"No dollars for hate!"
That's what protesters chanted as they marched up and down the street outside Century Theatres, 1715 Maple Ave., on Saturday night. Armed with pride flags, picket signs and banners, about 400 people came to protest a $9,999 donation that Cinemark CEO Alan Stock made to the Yes on 8 campaign.
"If you're going to target our community with hate, whether it's Prop. 8 or any other measure going forward, it's no longer going to be without consequences," said Andy Thayer, Weinberg '85, the co-founder of Chicago's Gay Liberation Network. "We are going to hit you in the pocketbook just the way you hit us in terms of our rights."
The Gay Liberation Network began planning a response to Stock's donation on Nov. 15 during the Chicago rally against California's Proposition 8, a measure that bans same-sex marriage.
"This is a local protest that should keep the pot stirring until we have the next national day of protest," Thayer said.
Cinemark Theatres, an international corporation that includes Century Theatres and CinéArts, is the third-largest movie chain in the country. Managers of Evanston's theater said they could not comment on the protest, and calls to Cinemark corporate offices were not returned.
Several volunteers made it a point to inform passersby about the exact amount Stock donated.
"Instead of donating $10,000, he donated $9,999," Harold Washington College sophomore Eric McNally said, adding that he thought he knew the reason for donating that specific amount. "He did that so he'd be just shy of the line for the top donators, so that way no one would find out about it, and no one would do what we're doing tonight."
Century Theatres notified Evanston police in advance of the protest, Evanston Police Chief Richard Eddington said.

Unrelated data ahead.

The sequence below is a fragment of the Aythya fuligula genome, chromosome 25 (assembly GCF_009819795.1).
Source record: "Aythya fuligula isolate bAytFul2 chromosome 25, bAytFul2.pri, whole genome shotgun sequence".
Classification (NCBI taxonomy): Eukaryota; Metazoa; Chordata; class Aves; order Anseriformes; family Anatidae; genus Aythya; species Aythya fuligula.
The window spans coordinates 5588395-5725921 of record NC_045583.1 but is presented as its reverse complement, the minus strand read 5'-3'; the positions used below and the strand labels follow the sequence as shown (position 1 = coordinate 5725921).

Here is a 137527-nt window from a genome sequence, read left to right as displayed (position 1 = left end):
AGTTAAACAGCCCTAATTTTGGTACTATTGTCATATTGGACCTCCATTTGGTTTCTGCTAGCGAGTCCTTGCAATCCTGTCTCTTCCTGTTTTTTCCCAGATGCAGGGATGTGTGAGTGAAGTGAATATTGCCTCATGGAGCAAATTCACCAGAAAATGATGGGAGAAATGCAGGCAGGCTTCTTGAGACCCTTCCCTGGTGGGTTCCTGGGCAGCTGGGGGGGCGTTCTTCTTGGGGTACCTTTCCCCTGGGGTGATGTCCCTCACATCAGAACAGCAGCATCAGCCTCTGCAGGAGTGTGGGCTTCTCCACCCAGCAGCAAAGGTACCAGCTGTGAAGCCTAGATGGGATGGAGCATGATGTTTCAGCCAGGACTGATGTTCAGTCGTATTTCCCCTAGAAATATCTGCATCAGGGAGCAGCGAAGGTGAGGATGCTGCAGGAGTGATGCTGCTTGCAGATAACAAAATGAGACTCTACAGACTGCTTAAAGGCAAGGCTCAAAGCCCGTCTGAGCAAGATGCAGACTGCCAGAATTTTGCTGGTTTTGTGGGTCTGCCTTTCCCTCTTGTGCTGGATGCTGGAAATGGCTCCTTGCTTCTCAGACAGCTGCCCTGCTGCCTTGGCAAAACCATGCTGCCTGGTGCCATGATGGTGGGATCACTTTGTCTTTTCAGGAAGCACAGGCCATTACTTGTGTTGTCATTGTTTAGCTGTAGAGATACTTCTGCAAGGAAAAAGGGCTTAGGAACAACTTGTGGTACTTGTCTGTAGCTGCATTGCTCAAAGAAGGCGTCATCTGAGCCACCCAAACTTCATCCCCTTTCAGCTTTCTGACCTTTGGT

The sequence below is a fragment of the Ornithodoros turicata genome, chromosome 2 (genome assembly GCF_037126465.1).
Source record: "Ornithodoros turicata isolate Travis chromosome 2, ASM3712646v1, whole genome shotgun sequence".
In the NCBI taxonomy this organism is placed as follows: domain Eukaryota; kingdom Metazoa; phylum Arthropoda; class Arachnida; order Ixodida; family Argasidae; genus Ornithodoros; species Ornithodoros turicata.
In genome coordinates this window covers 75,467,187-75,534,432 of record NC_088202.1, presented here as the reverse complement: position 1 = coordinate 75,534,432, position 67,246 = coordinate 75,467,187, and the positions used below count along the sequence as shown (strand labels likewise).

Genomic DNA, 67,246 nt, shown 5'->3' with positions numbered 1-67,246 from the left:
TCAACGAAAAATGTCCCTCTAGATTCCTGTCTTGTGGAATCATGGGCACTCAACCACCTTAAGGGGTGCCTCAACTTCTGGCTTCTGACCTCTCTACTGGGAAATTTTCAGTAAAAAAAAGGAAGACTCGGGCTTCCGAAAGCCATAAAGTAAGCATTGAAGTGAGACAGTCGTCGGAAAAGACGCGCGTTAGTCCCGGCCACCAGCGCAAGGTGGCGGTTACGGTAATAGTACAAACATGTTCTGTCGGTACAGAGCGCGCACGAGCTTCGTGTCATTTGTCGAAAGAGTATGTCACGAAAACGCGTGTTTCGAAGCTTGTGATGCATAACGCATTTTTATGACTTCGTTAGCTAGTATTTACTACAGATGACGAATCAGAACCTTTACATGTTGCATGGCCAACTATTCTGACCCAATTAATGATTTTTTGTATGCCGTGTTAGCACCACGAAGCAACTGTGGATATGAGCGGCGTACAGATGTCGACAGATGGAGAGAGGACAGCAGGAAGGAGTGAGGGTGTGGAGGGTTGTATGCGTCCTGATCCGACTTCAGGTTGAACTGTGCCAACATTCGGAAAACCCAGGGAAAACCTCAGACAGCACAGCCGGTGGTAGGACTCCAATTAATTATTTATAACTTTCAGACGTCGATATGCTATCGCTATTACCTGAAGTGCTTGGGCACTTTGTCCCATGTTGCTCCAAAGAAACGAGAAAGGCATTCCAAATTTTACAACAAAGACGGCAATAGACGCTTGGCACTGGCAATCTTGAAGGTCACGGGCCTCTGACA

"It's America; everybody can do this, so it's not a problem," Eddington said. "Other than making sure everybody can get by, it's not really a significant police issue."
So many people flooded the sidewalk that two groups formed at different ends of the street. Some protestors carried signs that said "Cost of Admission: Civil Rights" and "We Will Not Finance Our Own Oppression." Others blew whistles in between chants of "Hey, hey, ho, ho, the CEO has got to go" and "Gay, straight, black, white, marriage is a civil right."
In addition to chanting and marching, protesters handed out sheets listing other show times and movie theater locations in the Chicago area.
"It's nice that they have the flyer with all the options and other places you can go," Edgewater resident Ann McCallister said. "I've been patronizing this theater for years, and I had no idea. This protest has definitely affected my decision about where I'm going to see movies."
McCallister also noticed that the usual Saturday night lines and crowds did not form inside the theater.
"For the first show in the evening, I usually see a lot more people here," she said.
While the protest may have influenced some people to turn away, moviegoers continued walking through the theater's doors.
"They're just exercising their First Amendment rights," Evanston resident Gabby Tulbure said. "As far as what the owner's doing, I think that's his choice, so it doesn't affect me. I want to see a movie."
While members and allies of the gay community see the passage of Proposition 8 as a major blow, they also see it as a way of revitalizing the community.
"I think people got complacent beforehand," said Rebecca Sitter, a Weinberg senior and Northwestern Rainbow Alliance member. "But now the same people are realizing how important it is to still be vocal and still fight about things that really matter to you."